When present to the fact that sometimes we trigger hurt in people, a hurt due to past situations that they still hold on to, we can be catalysts for them to be healed from past transgressions by offering them the gift of an apology. And, yes, an apology has the power to heal hurtful, painful experiences. It can restore trust and create an environment of safety. Saying “I’m sorry” or “I apologize for…” breaks down walls and barriers to effective communication, and restores, strengthens and deepens emotional connections.
Six Steps to Crafting an Effective Apology
Though it may look or sound simple, do not underestimate the power of an effective apology. It has been shown to mend a broken heart, restore faith, and renew hope. With all of this being at stake, you will want to ensure the effectiveness of your apology.
Unsure of how to craft an apology, or wondering if you are doing it correctly? The second step to apologizing is learning how to do it. According to Lauren M. Bloom, J.D., the author of The Art of the Apology, there are six essential elements for an apology to be effective.
- The first element of any apology is being sincere in saying you are sorry. This is where empathy comes in handy, allowing you to tap into what the other person is possibly feeling and allowing you to express your regrets about your actions, words and deeds. Be authentic.
- Bloom explains that the second element is to be willing to be responsible for what happened, to take ownership of your part in the event. Refrain from blaming, deflecting or minimizing what happened. If you engage in any of these actions, it gives the appearance of not owning up to your actions. Plus, it is not authentic apologizing. If there were mitigating circumstances, now would not be the time to bring them up.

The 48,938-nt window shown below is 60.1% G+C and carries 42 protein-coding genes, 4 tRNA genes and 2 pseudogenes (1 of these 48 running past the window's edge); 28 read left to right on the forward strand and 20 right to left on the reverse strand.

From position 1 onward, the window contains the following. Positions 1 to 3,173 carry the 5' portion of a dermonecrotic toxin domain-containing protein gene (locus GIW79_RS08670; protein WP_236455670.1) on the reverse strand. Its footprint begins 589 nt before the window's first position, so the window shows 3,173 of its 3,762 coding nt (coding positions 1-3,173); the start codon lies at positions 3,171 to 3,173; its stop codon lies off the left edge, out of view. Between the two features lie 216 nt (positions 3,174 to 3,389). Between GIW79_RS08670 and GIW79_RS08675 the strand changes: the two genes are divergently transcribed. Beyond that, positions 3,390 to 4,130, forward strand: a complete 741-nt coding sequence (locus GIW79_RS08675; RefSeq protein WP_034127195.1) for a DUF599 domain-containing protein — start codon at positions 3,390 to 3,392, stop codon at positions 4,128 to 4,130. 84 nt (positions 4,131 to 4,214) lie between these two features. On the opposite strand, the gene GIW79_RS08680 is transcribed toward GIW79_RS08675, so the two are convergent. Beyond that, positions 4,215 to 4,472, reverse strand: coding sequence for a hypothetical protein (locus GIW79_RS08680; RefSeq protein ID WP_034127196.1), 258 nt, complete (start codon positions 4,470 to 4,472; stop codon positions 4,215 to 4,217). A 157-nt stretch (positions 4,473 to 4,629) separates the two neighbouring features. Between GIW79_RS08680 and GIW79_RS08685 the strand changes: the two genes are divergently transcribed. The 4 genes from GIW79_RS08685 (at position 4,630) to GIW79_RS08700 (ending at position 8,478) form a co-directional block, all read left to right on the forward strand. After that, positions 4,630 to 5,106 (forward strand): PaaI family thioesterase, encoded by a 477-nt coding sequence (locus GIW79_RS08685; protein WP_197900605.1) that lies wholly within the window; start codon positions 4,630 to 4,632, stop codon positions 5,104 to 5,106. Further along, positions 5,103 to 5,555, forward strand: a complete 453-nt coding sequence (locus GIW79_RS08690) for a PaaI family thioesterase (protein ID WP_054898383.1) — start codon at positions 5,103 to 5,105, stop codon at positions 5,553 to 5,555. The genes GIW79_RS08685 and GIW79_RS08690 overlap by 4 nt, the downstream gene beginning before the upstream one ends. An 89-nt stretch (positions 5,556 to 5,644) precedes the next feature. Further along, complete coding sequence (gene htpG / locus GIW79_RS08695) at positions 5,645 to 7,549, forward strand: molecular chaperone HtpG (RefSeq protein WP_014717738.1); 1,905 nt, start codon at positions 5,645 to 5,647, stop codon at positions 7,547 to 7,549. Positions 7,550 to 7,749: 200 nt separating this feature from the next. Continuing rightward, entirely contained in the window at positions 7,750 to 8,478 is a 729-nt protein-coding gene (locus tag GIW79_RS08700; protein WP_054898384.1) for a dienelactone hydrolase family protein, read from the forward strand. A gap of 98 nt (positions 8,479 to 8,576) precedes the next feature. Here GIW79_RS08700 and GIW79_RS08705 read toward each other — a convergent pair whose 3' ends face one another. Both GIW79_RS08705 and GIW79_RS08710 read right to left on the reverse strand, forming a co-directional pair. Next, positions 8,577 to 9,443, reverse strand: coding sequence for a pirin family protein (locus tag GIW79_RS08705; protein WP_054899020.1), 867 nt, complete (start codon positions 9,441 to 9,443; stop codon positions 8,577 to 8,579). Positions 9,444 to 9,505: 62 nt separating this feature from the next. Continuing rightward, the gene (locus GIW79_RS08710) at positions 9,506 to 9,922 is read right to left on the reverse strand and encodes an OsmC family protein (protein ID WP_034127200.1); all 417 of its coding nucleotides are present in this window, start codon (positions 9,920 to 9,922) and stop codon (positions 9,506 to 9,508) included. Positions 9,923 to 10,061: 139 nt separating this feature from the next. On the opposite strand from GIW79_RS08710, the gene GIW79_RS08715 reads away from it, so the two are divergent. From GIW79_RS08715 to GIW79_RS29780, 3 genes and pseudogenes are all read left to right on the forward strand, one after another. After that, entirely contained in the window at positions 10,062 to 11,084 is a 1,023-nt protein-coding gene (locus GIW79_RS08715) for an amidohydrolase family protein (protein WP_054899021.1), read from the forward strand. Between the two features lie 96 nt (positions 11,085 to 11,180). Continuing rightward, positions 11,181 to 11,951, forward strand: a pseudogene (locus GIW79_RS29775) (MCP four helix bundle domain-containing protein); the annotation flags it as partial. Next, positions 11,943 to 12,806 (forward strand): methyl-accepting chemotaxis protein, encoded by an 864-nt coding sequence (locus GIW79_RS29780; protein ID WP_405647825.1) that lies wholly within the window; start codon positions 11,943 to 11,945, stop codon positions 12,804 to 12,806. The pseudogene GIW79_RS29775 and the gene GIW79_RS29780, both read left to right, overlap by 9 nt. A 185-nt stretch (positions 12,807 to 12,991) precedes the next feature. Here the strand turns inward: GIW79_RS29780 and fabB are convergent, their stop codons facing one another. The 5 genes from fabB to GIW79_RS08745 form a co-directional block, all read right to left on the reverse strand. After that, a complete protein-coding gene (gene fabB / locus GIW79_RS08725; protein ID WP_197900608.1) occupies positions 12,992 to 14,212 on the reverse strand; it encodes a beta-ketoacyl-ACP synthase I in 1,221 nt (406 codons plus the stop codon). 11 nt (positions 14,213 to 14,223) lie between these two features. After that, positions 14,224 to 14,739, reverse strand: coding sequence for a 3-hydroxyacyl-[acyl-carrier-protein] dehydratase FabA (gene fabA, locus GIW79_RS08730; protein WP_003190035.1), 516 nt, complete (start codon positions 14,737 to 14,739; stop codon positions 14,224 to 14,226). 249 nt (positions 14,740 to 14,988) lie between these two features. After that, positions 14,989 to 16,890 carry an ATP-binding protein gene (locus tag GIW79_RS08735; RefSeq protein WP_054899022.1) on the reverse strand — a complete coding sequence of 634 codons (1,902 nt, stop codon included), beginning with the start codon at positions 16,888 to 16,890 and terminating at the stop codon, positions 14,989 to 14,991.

- Making amends, the third element, can be a handwritten note, tickets to an event or spending time doing something the other person enjoys. Before you apologize, give some thought to what you would do to amend for your transgression.
- You might not realize the importance of expressing appreciation, the fourth element. This element is often neglected, left out, or overlooked. According to Bloom, “expressing appreciation for the other person lets him or her know that you’re apologizing because you value your relationship, and not just because an apology is expected.”
- Listening is an important fifth element of an effective apology. Oftentimes, the person offering the apology mistakenly believes they will be the one talking; however, the person who has been offended will have plenty to say. After apologizing, you have a responsibility to listen, and most importantly, to listen without becoming defensive. Ask clarifying questions, if needed, but give up listening in order to formulate a response. Instead, listen to learn.
- Finally, the sixth element is to resolve to do better before the next situation occurs where you might hurt another person. You should resolve to figure out your weaknesses in the meantime and change any behaviors that may cause you to keep making the same mistakes. If you keep repeating the same mistakes, people will disregard your apologies and rightfully think that you are not concerned about their feelings.
By combining all six of the aforementioned elements, you now have the makings for the gift of an effective apology.
JaiDei Jackson is a Licensed Professional Counselor, National Certified Counselor, Prepare Enrich Facilitator and, because she wasn’t busy enough, a Certified Public Accountant. She has been extensively trained in cognitive behavioral, solution-focused and EMDR therapy. She loves to work with people struggling in their intimate relationships, including birth or blended families, and work or other life relationships by providing a space where healing can take place. She specializes in male-friendly life coaching and individual counseling that is goal-oriented, focused on solutions, collaborative, direct and actionable. Reach her on her website and at Instagram @JaiDeiJackson, Facebook: @JaiDei.Jackson or YouTube: JaiDei Jackson.